PowerShell Problem Solver: Process Performance Counters

Posted on December 16, 2015 by Jeff Hicks in PowerShell with 0 Comments

Over the course of several articles, we’ve been exploring a variety of techniques and tools for getting processor and process utilization values. Last time we explored ways to find out home much of the CPU a process is consuming. I left off promising a discussion of relevant performance counters, and that’s what we are going to cover today. We’ll be using the Get-Counter cmdlet, so take a moment to read help and examples.

PowerShell Processor Article Series: 

The first step is to identify the available counters.

Available performance counters (Image Credit: Jeff Hicks)

Available performance counters (Image Credit: Jeff Hicks)

We can drill down to the Paths to see specific counters.

Available counters (Image Credit: Jeff Hicks)

Available counters (Image Credit: Jeff Hicks)

The asterisk (*) can be replaced with specific process names, which I can verify by looking at paths with instances. For the task at hand, I think the first counter in the list is what we want. Let’s try it out locally.

Testing a performance counter (Image Credit: Jeff Hicks)

Testing a performance counter (Image Credit: Jeff Hicks)

Some system processes are protected so you may see an error. This counter gets all processes, but you can narrow it down to a specific instance.

Getting a specific process performance (Image Credit: Jeff Hicks)

Getting a specific process performance (Image Credit: Jeff Hicks)

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For our purposes, we want all processes. Well, almost all. We don’t need to see values for Idle, System and _Total, so those will need to be filtered out. And we want to get the cooked value separately.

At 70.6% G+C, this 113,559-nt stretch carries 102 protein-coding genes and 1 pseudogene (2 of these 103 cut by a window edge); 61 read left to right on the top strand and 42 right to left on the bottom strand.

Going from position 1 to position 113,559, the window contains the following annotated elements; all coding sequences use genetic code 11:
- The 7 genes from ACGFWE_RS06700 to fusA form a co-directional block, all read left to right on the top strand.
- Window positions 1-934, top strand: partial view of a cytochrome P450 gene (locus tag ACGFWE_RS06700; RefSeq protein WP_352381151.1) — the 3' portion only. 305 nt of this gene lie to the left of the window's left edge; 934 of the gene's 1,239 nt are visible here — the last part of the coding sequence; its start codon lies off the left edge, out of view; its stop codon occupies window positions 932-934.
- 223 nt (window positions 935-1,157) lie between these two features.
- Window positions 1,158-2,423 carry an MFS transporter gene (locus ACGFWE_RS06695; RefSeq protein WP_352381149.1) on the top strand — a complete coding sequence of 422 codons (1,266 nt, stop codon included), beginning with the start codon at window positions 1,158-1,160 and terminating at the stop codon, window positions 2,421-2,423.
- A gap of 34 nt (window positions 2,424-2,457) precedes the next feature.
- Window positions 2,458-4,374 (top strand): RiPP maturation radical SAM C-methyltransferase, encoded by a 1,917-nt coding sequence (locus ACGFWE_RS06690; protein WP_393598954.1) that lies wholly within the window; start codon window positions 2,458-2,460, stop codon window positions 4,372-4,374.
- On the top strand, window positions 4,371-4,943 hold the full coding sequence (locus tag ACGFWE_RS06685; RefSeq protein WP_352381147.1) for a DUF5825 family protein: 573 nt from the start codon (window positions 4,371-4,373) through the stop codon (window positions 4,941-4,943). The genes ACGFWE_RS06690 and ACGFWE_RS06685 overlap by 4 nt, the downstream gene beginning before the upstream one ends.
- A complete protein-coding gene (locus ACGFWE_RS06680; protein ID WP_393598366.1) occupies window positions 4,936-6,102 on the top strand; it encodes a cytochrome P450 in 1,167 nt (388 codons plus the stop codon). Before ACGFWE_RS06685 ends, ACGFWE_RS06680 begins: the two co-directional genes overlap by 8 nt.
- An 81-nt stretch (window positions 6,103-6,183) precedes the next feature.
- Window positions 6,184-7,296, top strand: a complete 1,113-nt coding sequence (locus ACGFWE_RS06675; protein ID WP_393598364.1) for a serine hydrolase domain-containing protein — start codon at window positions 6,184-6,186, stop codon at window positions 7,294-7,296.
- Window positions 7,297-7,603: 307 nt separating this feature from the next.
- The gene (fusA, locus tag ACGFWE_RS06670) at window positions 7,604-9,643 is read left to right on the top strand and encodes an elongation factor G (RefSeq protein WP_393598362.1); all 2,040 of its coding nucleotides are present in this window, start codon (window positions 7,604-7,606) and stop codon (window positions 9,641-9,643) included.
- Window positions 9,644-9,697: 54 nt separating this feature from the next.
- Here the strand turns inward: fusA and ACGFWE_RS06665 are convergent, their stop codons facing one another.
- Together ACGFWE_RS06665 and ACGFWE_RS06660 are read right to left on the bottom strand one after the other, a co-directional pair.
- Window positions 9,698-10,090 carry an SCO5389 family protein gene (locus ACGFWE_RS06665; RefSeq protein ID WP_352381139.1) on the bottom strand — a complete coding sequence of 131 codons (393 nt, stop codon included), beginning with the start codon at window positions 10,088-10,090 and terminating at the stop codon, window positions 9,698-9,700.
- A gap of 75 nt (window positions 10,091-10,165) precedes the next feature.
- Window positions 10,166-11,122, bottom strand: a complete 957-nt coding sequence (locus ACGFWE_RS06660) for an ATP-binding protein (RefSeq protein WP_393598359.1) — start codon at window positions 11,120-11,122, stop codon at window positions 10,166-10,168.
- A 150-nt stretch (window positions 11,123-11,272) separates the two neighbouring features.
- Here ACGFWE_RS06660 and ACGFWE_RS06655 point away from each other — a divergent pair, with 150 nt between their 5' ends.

Getting CPU intensive processes (Image Credit: Jeff Hicks)

Getting CPU intensive processes (Image Credit: Jeff Hicks)

Because I’m running PowerShell 4.0, I can take advantage of the new Where() method that performs much faster. Here’s a streamlined version of the previous command.

Streamlined results (Image Credit: Jeff Hicks)

Streamlined results (Image Credit: Jeff Hicks)

The command I have been using gets a one-time counter, and I want to get an average of processor time. I can run Get-Counter and collect a number of samples.

This will get 12 samples, one every five seconds, which comes out to about a 1 minute sampling of all processes. Once I have the results, I will need to filter out what I don’t want. Because I ultimately want averages per process, I’ll go ahead and group the results on the instance name.

Grouped results (Image Credit: Jeff Hicks)

Grouped results (Image Credit: Jeff Hicks)

You’ll notice that in some cases I have more than 12 instances. That is because there are multiple instances of some processes and I can’t find anyway with Get-Counter to coordinate the results with a process ID. So all of the svchost processes are lumped together.

The next step is to process the grouped data so that I can get the computername, the process name, and an average value.

Getting average process CPU time locally (Image Credit: Jeff Hicks)

Getting average process CPU time locally (Image Credit: Jeff Hicks)

If you wanted to use a single one-liner, you could try something like this:

Now that we have this working locally let’s query a bunch of remote servers.

In this example, I am getting 60 samples total, one every five seconds. I will eventually need to break the results down by server so I’m going to group all of the counter data by the computername, which I’m extracting from the Path property using a scriptblock with Group-Object.

Grouped results (Image Credit: Jeff Hicks)

Grouped results (Image Credit: Jeff Hicks)

Now for the tricky part. I have to process the counter samples for each computer in order to get the top five by average percent processor time.

Because the command uses a number of pipelined expressions, the value of $_ changes. That is why in the beginning of the ForEach-Object I am defining a computername variable so that I can use it later in the output. The end result is something like this:

Process Average CPU Time (Image Credit: Jeff Hicks)

Process Average CPU Time (Image Credit: Jeff Hicks)

I could export this to a CSV file or create an HTML report. If you want something a bit easier to read, you can use Format-Table. I’ll also add some formatting for the AvgCPUTime value to make it easier to read.

Formatted results (Image Credit: Jeff Hicks)

Formatted results (Image Credit: Jeff Hicks)

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If you recall the original problem at the beginning of the series, there is one final step and that is to put everything together. We’ll tackle that next next.

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